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Balancing of Intermittent Renewable Power Generation by Demand Response and Thermal Energy Storage

Gils, Hans Christian (2015) Balancing of Intermittent Renewable Power Generation by Demand Response and Thermal Energy Storage. Dissertation, Universität Stuttgart.

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Official URL: http://dx.doi.org/10.18419/opus-6888

Abstract

Balancing of intermittent renewable power generation from wind and solar energy is one of the central challenges within the energy system transformation towards a more sustainable supply. This work addresses the potential role of flexible electric loads and power-controlled operation of combined heat and power (CHP) plants in meeting increasing balancing needs in Germany. It conducts an enhancement of the cross-sectoral REMix model, which is designed for the preparation and assessment of energy supply scenarios based on a system representation in high spatial and temporal resolution. The analysis is composed of three fundamental parts. The first part is dedicated to the quantification of theoretical potentials for demand response (DR), district heating (DH) and industrial CHP in Europe. Special attention is given to the geographic distribution of potentials, as well as the derivation of hourly heat and electricity demand profiles. In the second part, the linear optimization model within REMix is extended by DR and the heating sector, enabling economic assessments of the balancing function of flexible electric loads and power-controlled heat supply. In the third part, REMix is applied to assess the future energy supply in Germany, making use of the model enhancements and identified potentials. In order to account for different renewable energy (RE) and grid capacity development paths, as well as transport and heat sector structures, nine scenarios are considered. For each scenario, least-cost dimensioning and operation of DR capacities, as well as heat supply systems are evaluated. According to the REMix results, the application of DR is mostly limited to short time peak shaving of the residual load. This implies that its focus is on the provision of power, not energy. As a consequence of different cost structures, the exploitation of available DR potentials is attributed almost exclusively to industrial and commercial sector loads, whereas those in the residential sector are hardly accessed. The model results indicate that the temporal availability of DR potentials, as well as their characteristic intervention and shift times are particularly suited for a combination with PV power generation. In the simulations, power-controlled heat supply has proven to be an effective measure to increase RE integration. It is achieved by a modified operation pattern of CHP and -- to a lower extent -- heat pumps (HP) enabled by thermal energy storage (TES) on the one hand, and an utilization of surplus power for heating purposes on the other. Due to the greater potential and thus longer storage times of TES, as well as the comparatively low investment costs of electric boilers, an enhanced coupling between power and heat sector is found to be especially favorable in combination with wind power utilization. Load shifting across all sectors provides substantial amounts of positive balancing power, which can substitute other firm generation capacity. The highest load reduction is achieved by controlled electric vehicle charging, lower contributions come from adjusted HP operation and other DR. As a consequence of higher RE integration, load shifting and power-controlled heat supply can contribute substantially to CO2 emission reductions in Germany. However, this is only the case if the additional balancing potentials are not applied as well for an economically motivated shift in power generation from low-emitting to high-emitting fuels. Furthermore, load flexibility and enhanced power-heat-coupling can enable energy supply cost reductions, arising from the substitution of back-up power plant capacity on the one hand, and a more cost-efficient power and heat supply on the other. The model application reveals that electric load shifting and power-controlled CHP operation are not competing but complementary measures in the realization of higher RE integration and lower back-up capacity demand. Negative interferences between both balancing options are found to be very small. On the contrary, they even promote each other, for example in the reduction of RE curtailments. Based on the REMix results it can be concluded that both DR and power-controlled heat supply enabled by TES are important elements in a future German energy system mainly relying on renewable sources.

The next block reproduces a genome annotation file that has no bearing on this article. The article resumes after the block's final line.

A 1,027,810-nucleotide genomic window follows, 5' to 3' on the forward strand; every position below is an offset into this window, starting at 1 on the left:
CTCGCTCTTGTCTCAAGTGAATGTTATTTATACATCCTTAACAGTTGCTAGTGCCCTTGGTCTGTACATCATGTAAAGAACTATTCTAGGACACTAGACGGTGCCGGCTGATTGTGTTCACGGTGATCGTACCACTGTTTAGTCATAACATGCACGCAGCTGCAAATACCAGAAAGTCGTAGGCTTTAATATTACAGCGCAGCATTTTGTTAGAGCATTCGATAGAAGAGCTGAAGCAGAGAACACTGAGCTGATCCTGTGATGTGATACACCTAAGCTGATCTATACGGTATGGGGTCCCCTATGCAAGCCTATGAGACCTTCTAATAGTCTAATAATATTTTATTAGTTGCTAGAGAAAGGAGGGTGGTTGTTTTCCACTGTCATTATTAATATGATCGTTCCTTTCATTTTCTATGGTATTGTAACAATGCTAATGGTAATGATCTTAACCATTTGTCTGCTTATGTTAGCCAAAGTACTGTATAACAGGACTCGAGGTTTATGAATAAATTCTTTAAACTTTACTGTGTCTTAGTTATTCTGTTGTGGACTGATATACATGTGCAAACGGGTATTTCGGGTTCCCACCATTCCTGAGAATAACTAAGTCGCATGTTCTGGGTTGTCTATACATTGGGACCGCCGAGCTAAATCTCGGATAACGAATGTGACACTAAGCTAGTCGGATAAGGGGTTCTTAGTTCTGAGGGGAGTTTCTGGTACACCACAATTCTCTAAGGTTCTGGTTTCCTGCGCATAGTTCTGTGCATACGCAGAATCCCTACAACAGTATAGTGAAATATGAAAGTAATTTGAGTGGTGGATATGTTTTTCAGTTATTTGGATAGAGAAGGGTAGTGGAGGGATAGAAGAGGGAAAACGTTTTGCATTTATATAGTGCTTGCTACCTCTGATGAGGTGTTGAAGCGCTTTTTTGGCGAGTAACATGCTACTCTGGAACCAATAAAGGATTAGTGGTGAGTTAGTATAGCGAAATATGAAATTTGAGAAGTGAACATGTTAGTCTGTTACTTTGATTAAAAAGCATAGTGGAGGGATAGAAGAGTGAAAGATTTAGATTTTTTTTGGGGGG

Item URL in elib:https://elib.dlr.de/104130/
Document Type:Thesis (Dissertation)
Title:Balancing of Intermittent Renewable Power Generation by Demand Response and Thermal Energy Storage
Authors:
AuthorsInstitution or Email of AuthorsAuthor's ORCID iD
Gils, Hans Christianhans-christian.gils (at) dlr.deUNSPECIFIED
Date:December 2015
Refereed publication:Yes
Open Access:No
Gold Open Access:No
In SCOPUS:No
In ISI Web of Science:No
Status:Published
Keywords:Energiesystemmodellierung, Erneuerbare Energien, Lastmanagement, Thermische Energiespeicher
Institution:Universität Stuttgart
HGF - Research field:Energy
HGF - Program:Technology, Innovation and Society
HGF - Program Themes:Renewable Energy and Material Resources for Sustainable Futures - Integrating at Different Scales
DLR - Research area:Energy
DLR - Program:E MS - Systems analysis
DLR - Research theme (Project):E - Systems Analysis and Technology Assessment (old)
Location: Stuttgart
Institutes and Institutions:Institute of Engineering Thermodynamics > Systems Analysis and Technology Assessment
Deposited By: Gils, Hans Christian
Deposited On:06 Jun 2016 12:56
Last Modified:06 Jun 2016 12:56

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